it was completed he flew it. It stayed up (in the air) for three days.'

* In 852 a daredevil named, Armen Firman, decided to fly off a tower in C�ordoba using a huge
winglike cloak to break his fall. He survived with minor injuries, and the young Ibn Firnas was
there to see it. This was considered to be the first parachute.

In 875 - Ibn Firnas built his own glider, and launched himself from a mountain.
The flight was largely successful, and was widely observed by a crowd that he had invited. However,
the landing was bad. He injured his back, and left critics saying he hadn't taken proper account of
the way birds pull up into a stall, and land on their tails. He'd provided neither a tail, nor means for
such a maneuver. He died twelve years later.

"Ibn Firnas was the first man, in history, to make a scientific attempt at flying."
Philip Hitti, History of the Arabs.

* Unknown Chinese manned kites were common as reported by Marco Polo 1290.

There are records of early, short-distance glider flights from the 10th and 11th centuries and
possibly earlier human-carrying kites from China, but practical human aviation began in 1783
with the first untethered human flight, in a hot air balloon - designed by the Montgolfier brothers.

* EEF Research Notes on 'Pre-Wright Brothers' Flight History *


From Chinese Fire Arrows to The Apollo - In 1500 Years

Graphic Design by Erik Wunstell © Copyright 2010

The 400 B.C. Roman & Chinese invention of fireworks led to war rockets of 1200 A.D. - 1900 A.D.
the 1940 - 1968 missle programs and eventual flights to the moon.


Graphic Design by Erik Wunstell © Copyright 2010

On September 19, 1783, in Versailles, the Montgolfier Brothers flew 'the first air passengers' in a basket suspended below a hot-air balloon
(a sheep, a rooster, and a duck). The flight, which lasted eight minutes, took place in front of the French court,as well as a crowd of
about 130,000. The balloon flew nearly 2 miles before returning the occupants safely to earth.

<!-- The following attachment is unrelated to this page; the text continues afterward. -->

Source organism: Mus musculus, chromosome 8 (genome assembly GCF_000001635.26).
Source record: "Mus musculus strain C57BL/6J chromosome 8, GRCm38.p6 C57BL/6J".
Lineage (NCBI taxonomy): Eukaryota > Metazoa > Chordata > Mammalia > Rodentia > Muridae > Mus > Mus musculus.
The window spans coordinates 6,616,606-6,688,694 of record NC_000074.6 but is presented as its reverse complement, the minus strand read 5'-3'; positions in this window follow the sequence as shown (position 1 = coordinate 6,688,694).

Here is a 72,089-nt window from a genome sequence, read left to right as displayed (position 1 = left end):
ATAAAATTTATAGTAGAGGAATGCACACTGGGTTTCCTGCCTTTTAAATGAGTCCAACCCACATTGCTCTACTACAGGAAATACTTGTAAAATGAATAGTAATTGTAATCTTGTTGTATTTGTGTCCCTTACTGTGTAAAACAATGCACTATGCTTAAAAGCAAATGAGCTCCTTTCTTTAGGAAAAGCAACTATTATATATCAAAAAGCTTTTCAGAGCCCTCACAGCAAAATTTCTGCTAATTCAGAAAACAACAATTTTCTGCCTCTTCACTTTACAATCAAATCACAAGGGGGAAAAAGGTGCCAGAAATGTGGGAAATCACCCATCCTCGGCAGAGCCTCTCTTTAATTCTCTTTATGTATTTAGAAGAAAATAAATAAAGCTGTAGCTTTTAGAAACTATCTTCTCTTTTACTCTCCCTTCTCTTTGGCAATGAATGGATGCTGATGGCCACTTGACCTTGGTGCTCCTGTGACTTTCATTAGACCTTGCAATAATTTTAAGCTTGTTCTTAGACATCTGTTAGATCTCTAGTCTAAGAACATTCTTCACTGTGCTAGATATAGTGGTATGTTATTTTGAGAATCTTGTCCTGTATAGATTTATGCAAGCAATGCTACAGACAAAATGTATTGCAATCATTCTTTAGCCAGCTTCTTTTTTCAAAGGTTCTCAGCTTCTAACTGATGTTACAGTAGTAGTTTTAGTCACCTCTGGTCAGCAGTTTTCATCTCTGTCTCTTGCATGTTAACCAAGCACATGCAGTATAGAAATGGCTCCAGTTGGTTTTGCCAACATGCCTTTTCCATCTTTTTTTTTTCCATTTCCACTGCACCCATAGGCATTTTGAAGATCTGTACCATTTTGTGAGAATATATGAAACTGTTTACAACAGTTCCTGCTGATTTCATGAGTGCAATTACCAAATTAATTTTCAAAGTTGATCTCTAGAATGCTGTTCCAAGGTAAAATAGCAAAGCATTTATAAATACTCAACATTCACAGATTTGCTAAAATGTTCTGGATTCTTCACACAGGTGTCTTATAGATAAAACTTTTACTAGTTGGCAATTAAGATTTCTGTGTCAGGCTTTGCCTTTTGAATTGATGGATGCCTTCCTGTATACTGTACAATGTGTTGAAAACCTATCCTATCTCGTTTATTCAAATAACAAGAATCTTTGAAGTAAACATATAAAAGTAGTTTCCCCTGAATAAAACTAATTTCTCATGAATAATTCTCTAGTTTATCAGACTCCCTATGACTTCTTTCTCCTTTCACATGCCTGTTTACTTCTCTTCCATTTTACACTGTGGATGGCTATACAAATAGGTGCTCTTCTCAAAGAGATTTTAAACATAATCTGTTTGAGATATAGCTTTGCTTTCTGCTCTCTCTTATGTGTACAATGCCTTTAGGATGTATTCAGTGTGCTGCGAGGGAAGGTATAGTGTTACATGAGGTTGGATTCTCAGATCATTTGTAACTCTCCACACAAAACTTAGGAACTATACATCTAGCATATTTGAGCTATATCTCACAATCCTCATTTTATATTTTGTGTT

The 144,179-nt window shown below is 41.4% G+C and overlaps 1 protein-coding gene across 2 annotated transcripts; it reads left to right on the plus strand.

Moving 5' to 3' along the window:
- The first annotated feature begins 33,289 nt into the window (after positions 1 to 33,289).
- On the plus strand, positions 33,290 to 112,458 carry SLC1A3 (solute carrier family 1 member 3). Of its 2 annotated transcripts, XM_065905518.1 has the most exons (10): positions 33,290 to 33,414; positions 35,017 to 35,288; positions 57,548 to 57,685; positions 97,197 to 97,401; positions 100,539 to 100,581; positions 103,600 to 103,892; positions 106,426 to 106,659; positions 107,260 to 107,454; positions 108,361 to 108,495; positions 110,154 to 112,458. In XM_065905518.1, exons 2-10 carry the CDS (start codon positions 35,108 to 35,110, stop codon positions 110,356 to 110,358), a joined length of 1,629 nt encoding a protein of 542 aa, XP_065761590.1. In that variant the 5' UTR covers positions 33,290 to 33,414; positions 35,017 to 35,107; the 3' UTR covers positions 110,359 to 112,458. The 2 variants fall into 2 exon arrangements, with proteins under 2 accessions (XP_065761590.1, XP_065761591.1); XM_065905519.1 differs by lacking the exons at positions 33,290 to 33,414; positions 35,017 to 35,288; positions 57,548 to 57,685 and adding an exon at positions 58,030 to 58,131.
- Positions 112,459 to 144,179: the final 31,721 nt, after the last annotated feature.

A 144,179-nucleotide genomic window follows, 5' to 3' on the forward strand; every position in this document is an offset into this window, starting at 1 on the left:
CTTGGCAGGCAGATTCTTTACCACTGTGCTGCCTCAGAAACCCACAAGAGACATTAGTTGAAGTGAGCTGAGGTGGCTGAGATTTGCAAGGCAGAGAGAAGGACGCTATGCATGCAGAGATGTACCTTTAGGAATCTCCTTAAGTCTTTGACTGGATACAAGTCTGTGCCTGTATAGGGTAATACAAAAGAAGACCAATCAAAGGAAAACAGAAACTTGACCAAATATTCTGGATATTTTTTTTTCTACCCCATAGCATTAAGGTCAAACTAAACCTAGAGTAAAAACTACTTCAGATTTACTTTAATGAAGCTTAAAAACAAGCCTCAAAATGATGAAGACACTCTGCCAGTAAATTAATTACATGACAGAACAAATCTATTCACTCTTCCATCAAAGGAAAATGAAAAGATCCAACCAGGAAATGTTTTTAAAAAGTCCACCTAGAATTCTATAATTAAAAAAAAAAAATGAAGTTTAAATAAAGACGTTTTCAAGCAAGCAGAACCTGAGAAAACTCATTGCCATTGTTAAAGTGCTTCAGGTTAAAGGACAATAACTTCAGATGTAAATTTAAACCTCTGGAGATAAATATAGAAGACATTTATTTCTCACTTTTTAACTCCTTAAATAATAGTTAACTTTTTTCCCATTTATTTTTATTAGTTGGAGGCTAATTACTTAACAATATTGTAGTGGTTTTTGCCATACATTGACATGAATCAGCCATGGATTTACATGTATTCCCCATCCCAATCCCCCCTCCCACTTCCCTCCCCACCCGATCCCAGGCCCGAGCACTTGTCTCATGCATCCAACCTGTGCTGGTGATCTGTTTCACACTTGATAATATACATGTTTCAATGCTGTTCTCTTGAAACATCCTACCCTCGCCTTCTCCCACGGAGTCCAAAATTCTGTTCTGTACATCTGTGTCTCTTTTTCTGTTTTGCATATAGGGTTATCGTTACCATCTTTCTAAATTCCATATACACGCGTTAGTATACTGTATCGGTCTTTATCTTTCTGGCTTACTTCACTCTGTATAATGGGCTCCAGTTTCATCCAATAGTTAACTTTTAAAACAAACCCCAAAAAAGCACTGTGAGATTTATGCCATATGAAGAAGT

The next aviation milestone occurred on October 15, 1783, when the brothers constructed a hot-air balloon that, at the end of a tether, rose
84 feet into the air with its first human passenger, Jean-Francois Pil&tre de Rozier. The balloon stayed aloft for almost four minutes.

On November 21, 1783, the first confirmed aeronauts, de Rozier and d'Arlandes, made a free ascent in a balloon and flew from the center of
Paris to the suburbs, about 5.5 miles in 25 minutes. On January 19, 1784, a huge hot-air balloon (built by the Montgolfiers) carried a total of
seven passengers to a height of 3,000 feet over the city of Lyons.


Graphic Design by Erik Wunstell © Copyright 2010

The Wright Brother's 1903 actualization of air travel thru a 12 second, 120 foot voyage.

Graphic Layout by Erik Wunstell © Copyright 2010

Graphic Design by Erik Wunstell © Copyright 2010

Within 26 years of the Wright Brother's succesful flight, Charles Lindburgh completed the first
solo-flight across the Atlantic Ocean in 33 hours in 1929.

Image Courtesy of Nasa / Photo Enhancement by Erik Wunstell

Space exploration started in Germany in 1941 and the Space Shuttle program in 1981.

The Earth Manual

Image Courtesy of Nasa / Photo Enhancement by Erik Wunstell

Satellite photo of the Space Shuttle floating over Earth.

Image Courtesy of Nasa / Photo Enhancement by Erik Wunstell

North American Summer.

Image Courtesy of Nasa / Photo Enhancement by Erik Wunstell

Our World in Winter.


Click link above to see huge 40MB world photo - approximately 5 screens wide.
Download takes 2 minutes.

Image Courtesy of Nasa / Photo Enhancement by Erik Wunstell

Europe, Africa, Scandinavia, Ukraine, Russia, Egypt and the Middle East.

Map Courtesy of Mapquest © Copyright 2005

Reference map for image above.

Website Photos & Graphics Copyright 2010 by Erik Wunstell & The Earth Ecology Foundation
4175 S. Decatur 205 Las Vegas, NV 89103 Phone:(702) 778-9930